Transgender women of color were the leaders in LGBTQ+ activism before, during, and after the uprising at the Stonewall Inn 51 years ago, but they have never been put at the center of the movement they helped start.
Black trans women today still have not been prioritized in racial justice or LGBTQ+ activism, despite the fact that they disproportionately suffer from the racism, violence, homophobia, and transphobia these movements exist to combat. Since 2013, more than 130 transgender and non-binary individuals have been killed in the United States, according to a report by the Human Rights Campaign Foundation. Police violence, anti-transgender violence, housing insecurity, exclusion from healthcare and social services, and unemployment are just some of the challenges that Black trans women face due to discrimination based in their perceived gender and race.
We want to see a world where transgender individuals can live freely, thrive, and lead; and we must begin by addressing the fact that the Black trans community needs our support now more than ever because of the urgent need to end the epidemic of anti-Black violence.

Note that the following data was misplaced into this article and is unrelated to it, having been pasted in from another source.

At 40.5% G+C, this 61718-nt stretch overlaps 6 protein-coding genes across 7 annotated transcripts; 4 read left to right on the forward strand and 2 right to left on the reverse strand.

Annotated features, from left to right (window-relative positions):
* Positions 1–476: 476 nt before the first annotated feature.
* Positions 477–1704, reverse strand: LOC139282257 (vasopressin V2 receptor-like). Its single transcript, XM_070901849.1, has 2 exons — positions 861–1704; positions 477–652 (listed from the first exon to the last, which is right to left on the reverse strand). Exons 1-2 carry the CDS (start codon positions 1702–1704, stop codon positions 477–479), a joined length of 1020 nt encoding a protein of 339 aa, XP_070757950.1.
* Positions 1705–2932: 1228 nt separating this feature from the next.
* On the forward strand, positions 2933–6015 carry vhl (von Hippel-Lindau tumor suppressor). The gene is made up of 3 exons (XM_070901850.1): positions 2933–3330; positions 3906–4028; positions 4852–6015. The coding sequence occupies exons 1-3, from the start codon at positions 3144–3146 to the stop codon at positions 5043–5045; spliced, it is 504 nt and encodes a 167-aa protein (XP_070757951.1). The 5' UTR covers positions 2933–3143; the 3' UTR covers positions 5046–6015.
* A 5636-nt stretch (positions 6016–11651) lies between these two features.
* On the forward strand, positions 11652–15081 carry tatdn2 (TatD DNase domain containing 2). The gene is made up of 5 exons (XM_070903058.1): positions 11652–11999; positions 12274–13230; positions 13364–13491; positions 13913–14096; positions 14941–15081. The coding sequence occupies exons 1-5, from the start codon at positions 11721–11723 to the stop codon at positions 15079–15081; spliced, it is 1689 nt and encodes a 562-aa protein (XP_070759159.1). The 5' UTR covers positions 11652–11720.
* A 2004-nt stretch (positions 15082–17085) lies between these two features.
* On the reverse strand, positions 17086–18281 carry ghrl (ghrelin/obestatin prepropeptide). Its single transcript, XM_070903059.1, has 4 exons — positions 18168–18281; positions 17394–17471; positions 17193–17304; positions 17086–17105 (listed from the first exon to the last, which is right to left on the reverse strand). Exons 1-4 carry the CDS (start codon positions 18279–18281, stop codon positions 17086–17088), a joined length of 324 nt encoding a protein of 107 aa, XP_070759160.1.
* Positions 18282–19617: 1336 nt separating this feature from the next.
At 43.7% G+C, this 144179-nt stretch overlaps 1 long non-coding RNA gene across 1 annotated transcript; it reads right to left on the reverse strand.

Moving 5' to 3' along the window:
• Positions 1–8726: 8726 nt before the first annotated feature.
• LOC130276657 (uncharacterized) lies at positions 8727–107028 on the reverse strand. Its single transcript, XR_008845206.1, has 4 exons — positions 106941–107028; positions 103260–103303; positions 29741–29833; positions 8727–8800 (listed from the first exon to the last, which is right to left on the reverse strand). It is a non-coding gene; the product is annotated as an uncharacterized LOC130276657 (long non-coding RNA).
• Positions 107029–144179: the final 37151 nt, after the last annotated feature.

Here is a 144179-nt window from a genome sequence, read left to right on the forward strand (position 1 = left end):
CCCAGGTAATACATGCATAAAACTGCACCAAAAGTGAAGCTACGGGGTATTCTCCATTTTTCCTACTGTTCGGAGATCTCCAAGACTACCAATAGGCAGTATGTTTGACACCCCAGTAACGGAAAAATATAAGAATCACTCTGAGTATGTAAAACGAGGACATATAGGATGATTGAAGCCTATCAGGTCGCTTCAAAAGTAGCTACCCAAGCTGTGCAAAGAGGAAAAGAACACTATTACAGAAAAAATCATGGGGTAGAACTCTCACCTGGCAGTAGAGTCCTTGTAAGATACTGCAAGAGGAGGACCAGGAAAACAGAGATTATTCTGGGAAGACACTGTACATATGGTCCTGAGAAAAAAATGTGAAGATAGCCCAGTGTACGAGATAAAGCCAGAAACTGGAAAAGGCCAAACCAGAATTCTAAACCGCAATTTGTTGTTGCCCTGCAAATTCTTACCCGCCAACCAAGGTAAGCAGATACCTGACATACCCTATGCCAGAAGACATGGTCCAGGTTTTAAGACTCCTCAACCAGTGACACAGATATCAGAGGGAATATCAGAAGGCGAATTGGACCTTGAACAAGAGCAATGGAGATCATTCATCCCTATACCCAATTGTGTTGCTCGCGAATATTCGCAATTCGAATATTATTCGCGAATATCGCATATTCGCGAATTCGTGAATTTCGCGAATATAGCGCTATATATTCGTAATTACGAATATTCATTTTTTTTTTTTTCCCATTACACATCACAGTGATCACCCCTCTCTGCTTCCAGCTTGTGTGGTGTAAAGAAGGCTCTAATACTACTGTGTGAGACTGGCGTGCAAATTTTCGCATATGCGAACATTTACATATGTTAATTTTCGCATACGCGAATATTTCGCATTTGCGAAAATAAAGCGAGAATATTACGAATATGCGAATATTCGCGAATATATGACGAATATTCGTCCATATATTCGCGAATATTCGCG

When Black trans women are free to live and lead, all trans women of color, all Black people, all trans people, and ultimately all people will be free. Black trans lives mattered then, today, and always will–and they deserve more.
- Dana Martin
- Jazzaline Ware
- Ashanti Carmon
- Claire Legato
- Muhlaysia Booker
- Michelle Tamika Washington
- Paris Cameron
- Chynal Lindsey
- Chanel Scurlock
- Zoe Spears
- Brooklyn Lindsey
- Denali Berries Stuckey
- Kiki Fantroy
- Pebbles LaDime Doe
- Tracy Single
- Bubba Walker
- Bailey Reeves
- Bee Love Slater
- Itali Marlowe
- Brianna “BB” Hill
- Yahira Nesby
- Johana “Joa” Medina
- Layleen Polanco
- Monika Diamond
- Pebbles LaDime Doe
- Tracy Single
- Riah Milton
- TeTe Gulley
- Nina Pop
- Dominique “Rem’mie” Fells
- Brayla Stone
- Merci Mack
- Tatiana Hall
- Shaki Peters
- Draya McCarty
- Bree Black
- Tiffany “Dior” Harris
- Queasha Hardy
Here are organizations you can donate to right now to support Black trans individuals.
TGI Justice Project (TGIJP) supports Black trans leaders inside and outside of prisons, jails, and other locked facilities through political education and leadership development. Their Re-Entry Program empowers community members returning home as they navigate resources, gain access to housing, and long-term employment.